The Collins is a refreshing, effervescent classic cocktail that’s made with liquor (most commonly gin or bourbon), lemon juice, simple syrup, and sparkling water. This simple drink can be thought of as spiked sparkling lemonade, and it works incredibly well with literally every spirit.
You can make a vodka Collins, a rum Collins, even an absinthe, cachaca, or batavia arrack Collins – and it will be delicious! Simple ingredients and balanced ratios are the key to this cocktail’s versatility.
History of the classic Tom Collins
The original Collins cocktail was the Tom Collins, although a gentleman named Tom Collins was not the inventor of the drink. “Tom” referred to the style of gin most commonly used to make the drink, which at the time was the sweetened Old Tom gin.
The “Collins” name seems to have come from a British bartender named John Collins who claimed credit for inventing the drink. The story goes that he named the cocktail after himself, but after the drink found its way to America, it was made with Old Tom gin (rather than London dry), and became better known as a Tom Collins. Today, a John Collins often refers to the same drink made with whiskey.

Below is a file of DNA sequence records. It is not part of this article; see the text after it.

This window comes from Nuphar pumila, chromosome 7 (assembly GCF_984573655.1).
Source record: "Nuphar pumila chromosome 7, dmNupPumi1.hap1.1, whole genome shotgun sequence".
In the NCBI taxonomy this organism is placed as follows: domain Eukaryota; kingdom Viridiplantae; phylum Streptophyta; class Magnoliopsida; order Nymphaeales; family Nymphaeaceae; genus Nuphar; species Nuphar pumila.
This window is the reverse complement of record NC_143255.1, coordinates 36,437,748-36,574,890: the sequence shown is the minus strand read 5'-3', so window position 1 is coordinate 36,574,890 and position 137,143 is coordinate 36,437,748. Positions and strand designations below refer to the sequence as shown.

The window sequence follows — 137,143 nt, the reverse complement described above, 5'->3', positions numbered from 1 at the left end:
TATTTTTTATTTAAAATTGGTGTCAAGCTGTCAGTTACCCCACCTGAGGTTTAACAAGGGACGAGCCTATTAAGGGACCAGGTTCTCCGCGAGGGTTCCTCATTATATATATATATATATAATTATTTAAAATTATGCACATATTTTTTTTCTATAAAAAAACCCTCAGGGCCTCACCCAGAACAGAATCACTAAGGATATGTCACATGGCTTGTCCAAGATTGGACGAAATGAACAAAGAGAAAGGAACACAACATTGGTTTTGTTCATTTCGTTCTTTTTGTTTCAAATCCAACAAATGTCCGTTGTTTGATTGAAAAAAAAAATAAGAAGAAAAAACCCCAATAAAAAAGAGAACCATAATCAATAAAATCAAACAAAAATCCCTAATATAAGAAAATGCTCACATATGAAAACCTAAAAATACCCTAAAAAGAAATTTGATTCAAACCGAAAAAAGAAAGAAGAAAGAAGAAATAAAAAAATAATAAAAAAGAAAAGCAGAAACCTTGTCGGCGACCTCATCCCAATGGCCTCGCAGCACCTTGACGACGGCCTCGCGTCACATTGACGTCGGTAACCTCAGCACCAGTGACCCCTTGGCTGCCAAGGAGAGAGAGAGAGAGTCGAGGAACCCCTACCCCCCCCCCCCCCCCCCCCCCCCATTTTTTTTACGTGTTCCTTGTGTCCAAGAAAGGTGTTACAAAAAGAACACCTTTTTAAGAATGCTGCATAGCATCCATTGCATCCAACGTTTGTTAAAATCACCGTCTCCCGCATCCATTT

The first printed recipe for the Tom Collins was in Jerry Thomas’s 1862 classic, The Bartender’s Guide. Thomas was a legendary New York City barkeep who is widely considered the father of American bartending and mixology.
Simple ingredients make it a versatile cocktail recipe template
The Collins is made with easy to source ingredients: liquor, fresh lemon juice, simple syrup, and bubbly water. While it’s gin that make it a traditional Tom Collins, you can substitute bourbon or rye whiskey to make it a John Collins, Irish whiskey for a Michael Collins, tequila or mezcal for a Juan Collins, the list goes on!
Virtually every spirit is delicious enveloped by citrus, a little sugar, and a splash of carbonated water. Once you’ve experimented with varying liquors, the real fun is in trying different syrups or infusions to add another dimension of flavor. More on that below!